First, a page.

Has there been any gains for the ordinary citizens in the Middle East from the Arab Spring?  I don’t see it.  I see countries – especially Egypt, whose economies have been put back 10 or 20 years in the last year, that is not only not an improvement – it is an economic disaster!  Which begs the age-old question “What price freedom?”

In conclusion – I leave you with a quote from a new friend I made on Google+

The political left (at least here in Germany) has always been criticized for only protesting, fighting and demanding without coming along with visions or ideas. So it is with revolts. The problem behind is: to change political and social structures you need to be well educated and to take responsibility. That’s where the truly hard way begins. All your skills are demanded: emotional intelligence, creativity, ability to face and stand hostility and resistance and so on.
Hannah Arendt, a German-Jewish political philosopher pointed out (in her book »About Revolutions«): Revolts/Revolutions begin, when a system is already broken (not before!) to a point that it can’t keep its promises – that means revolution literally on the street and just needs to be picked up. She also wrote (and that’s as far as I know accepted by historians) there has never been a successful revolution led by the poor (besides by legendary Spartacus). Revolutions always needed the help of responsible, rich and powerful people (I suppose because they don’t need working and are independent enough)”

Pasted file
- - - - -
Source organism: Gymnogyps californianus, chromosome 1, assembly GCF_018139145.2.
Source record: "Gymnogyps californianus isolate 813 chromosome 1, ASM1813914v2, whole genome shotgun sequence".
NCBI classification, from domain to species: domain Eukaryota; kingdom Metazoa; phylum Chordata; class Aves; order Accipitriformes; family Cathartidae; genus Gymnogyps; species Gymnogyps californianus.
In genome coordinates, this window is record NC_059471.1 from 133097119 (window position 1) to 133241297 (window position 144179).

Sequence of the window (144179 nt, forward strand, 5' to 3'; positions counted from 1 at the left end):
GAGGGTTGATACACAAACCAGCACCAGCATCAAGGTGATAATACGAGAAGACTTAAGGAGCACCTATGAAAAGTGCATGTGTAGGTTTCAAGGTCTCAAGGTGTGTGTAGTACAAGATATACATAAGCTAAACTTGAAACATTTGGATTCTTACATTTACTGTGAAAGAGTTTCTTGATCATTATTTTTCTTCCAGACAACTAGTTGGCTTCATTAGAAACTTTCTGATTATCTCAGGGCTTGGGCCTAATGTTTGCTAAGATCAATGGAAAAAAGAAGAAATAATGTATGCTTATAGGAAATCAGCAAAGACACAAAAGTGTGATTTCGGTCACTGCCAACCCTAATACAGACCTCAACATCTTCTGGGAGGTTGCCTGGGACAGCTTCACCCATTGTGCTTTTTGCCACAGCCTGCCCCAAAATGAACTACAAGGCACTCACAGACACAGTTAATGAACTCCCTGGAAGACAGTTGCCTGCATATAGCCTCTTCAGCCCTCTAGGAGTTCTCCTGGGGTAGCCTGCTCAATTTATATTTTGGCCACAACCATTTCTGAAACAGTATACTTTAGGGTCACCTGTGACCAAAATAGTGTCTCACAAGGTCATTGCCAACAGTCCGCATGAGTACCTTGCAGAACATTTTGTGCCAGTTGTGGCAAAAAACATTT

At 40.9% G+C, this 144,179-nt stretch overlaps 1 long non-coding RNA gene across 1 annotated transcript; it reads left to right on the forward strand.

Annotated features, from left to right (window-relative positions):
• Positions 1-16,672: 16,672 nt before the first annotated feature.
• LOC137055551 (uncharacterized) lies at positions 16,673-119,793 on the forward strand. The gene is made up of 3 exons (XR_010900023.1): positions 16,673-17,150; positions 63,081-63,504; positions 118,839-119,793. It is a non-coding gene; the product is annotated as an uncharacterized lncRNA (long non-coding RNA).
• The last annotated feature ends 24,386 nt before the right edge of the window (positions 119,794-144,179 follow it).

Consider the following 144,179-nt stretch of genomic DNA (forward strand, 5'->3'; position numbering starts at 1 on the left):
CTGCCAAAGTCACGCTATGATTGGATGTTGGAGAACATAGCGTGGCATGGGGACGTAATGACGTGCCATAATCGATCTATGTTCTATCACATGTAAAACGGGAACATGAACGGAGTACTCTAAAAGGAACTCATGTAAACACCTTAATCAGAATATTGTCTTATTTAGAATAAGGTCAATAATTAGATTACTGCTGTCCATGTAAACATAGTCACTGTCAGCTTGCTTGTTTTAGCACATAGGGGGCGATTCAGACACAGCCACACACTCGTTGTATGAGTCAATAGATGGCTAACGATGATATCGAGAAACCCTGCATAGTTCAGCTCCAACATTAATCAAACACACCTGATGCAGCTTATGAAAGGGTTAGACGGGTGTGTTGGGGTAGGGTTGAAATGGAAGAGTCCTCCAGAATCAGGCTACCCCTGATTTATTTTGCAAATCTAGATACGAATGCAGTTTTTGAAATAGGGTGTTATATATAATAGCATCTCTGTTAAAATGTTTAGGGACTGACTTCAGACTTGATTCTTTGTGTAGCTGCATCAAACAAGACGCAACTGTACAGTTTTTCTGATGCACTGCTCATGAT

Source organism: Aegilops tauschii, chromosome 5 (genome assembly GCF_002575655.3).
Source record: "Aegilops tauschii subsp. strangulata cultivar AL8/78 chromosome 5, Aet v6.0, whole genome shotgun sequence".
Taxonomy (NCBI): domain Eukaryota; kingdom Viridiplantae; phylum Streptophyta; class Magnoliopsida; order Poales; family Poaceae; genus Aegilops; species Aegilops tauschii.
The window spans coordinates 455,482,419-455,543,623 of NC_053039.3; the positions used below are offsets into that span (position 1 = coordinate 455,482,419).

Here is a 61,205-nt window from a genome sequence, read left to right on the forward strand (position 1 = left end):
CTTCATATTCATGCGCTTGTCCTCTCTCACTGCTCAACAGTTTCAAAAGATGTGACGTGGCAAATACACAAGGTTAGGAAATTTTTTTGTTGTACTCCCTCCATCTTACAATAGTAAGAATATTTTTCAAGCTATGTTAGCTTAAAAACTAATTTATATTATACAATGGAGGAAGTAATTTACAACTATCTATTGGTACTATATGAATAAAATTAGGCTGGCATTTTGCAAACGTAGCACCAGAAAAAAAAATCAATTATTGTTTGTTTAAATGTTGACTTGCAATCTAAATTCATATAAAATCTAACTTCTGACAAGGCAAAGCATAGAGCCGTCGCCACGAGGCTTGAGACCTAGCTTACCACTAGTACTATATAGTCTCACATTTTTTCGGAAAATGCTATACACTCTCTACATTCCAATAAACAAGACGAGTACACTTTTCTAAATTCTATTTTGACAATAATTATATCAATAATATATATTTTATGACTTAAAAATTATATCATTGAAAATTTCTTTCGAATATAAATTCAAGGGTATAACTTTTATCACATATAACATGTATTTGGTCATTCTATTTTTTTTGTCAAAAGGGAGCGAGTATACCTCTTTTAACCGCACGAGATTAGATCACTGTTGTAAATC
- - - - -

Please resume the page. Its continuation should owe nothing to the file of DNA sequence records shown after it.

When and if – the turmoil the entire world is currently experiences levels off……..I am sure the rich and those at the top of the chain will still be enjoying the good life…………my question – how many of us will have fallen to the bottom by then?…..and those currently “at the bottom”  …… ????  I think I agree, those who suffer most in revolutions are those already at the end of the chain.

Mara

Hi, I'm from Ireland and I built Mara House, a small, family run, unique boutique hotel in Luxor in 2003.....My promise is to deliver quality service, traditional food, comfort, enjoyable experiences, up-front pricing, no hidden extras.....PLUS I answer all your emails personally..... I provide professional, qualified tour guides who do NOT divert you to shops, restaurants etc. for commission.....We are best suited to people who like to be taken care of from airport entry to airport departure, people who want to avoid hassle, scams and tourist traps.....You deal directly with me... Hope you find my travel info helpful -//.. Mara